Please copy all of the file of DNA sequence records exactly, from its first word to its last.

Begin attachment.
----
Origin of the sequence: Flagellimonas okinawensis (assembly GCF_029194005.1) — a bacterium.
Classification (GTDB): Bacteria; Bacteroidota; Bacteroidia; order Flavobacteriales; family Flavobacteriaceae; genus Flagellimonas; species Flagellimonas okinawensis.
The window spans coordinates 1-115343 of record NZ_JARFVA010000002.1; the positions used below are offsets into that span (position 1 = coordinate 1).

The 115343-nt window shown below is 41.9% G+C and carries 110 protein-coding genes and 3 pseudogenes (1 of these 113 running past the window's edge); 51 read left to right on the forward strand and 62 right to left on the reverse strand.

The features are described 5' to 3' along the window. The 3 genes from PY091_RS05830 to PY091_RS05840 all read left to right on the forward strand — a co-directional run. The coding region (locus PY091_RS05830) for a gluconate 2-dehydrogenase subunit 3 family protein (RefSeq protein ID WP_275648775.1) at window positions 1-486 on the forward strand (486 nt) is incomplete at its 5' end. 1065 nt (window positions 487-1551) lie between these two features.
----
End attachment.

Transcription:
Origin of the sequence: Flagellimonas okinawensis (assembly GCF_029194005.1) — a bacterium.
Classification (GTDB): Bacteria; Bacteroidota; Bacteroidia; order Flavobacteriales; family Flavobacteriaceae; genus Flagellimonas; species Flagellimonas okinawensis.
The window spans coordinates 1-115343 of record NZ_JARFVA010000002.1; the positions used below are offsets into that span (position 1 = coordinate 1).

The 115343-nt window shown below is 41.9% G+C and carries 110 protein-coding genes and 3 pseudogenes (1 of these 113 running past the window's edge); 51 read left to right on the forward strand and 62 right to left on the reverse strand.

The features are described 5' to 3' along the window. The 3 genes from PY091_RS05830 to PY091_RS05840 all read left to right on the forward strand — a co-directional run. The coding region (locus PY091_RS05830) for a gluconate 2-dehydrogenase subunit 3 family protein (RefSeq protein ID WP_275648775.1) at window positions 1-486 on the forward strand (486 nt) is incomplete at its 5' end. 1065 nt (window positions 487-1551) lie between these two features.